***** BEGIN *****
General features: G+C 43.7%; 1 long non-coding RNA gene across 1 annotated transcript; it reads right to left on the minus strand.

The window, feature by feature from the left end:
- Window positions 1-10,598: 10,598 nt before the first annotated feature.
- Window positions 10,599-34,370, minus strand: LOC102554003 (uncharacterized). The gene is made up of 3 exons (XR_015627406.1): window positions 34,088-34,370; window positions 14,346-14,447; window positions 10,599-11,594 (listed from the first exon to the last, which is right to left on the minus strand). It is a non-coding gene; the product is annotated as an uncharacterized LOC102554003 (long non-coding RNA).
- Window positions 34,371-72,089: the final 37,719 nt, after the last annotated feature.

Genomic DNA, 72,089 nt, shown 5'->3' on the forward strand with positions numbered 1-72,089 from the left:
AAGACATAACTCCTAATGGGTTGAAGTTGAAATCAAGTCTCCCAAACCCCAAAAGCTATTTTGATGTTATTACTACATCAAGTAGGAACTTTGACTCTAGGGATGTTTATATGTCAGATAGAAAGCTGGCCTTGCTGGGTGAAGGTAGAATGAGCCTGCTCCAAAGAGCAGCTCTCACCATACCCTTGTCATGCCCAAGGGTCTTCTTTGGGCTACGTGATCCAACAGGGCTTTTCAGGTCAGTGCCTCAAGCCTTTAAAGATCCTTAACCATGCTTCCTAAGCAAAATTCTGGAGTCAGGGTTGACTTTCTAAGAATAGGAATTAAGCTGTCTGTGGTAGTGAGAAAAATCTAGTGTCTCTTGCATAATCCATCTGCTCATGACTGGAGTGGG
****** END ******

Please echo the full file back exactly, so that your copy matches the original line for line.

General features: G+C 43.7%; 1 long non-coding RNA gene across 1 annotated transcript; it reads right to left on the minus strand.

The window, feature by feature from the left end:
- Window positions 1-10,598: 10,598 nt before the first annotated feature.
- Window positions 10,599-34,370, minus strand: LOC102554003 (uncharacterized). The gene is made up of 3 exons (XR_015627406.1): window positions 34,088-34,370; window positions 14,346-14,447; window positions 10,599-11,594 (listed from the first exon to the last, which is right to left on the minus strand). It is a non-coding gene; the product is annotated as an uncharacterized LOC102554003 (long non-coding RNA).
- Window positions 34,371-72,089: the final 37,719 nt, after the last annotated feature.

Genomic DNA, 72,089 nt, shown 5'->3' on the forward strand with positions numbered 1-72,089 from the left:
AAGACATAACTCCTAATGGGTTGAAGTTGAAATCAAGTCTCCCAAACCCCAAAAGCTATTTTGATGTTATTACTACATCAAGTAGGAACTTTGACTCTAGGGATGTTTATATGTCAGATAGAAAGCTGGCCTTGCTGGGTGAAGGTAGAATGAGCCTGCTCCAAAGAGCAGCTCTCACCATACCCTTGTCATGCCCAAGGGTCTTCTTTGGGCTACGTGATCCAACAGGGCTTTTCAGGTCAGTGCCTCAAGCCTTTAAAGATCCTTAACCATGCTTCCTAAGCAAAATTCTGGAGTCAGGGTTGACTTTCTAAGAATAGGAATTAAGCTGTCTGTGGTAGTGAGAAAAATCTAGTGTCTCTTGCATAATCCATCTGCTCATGACTGGAGTGGG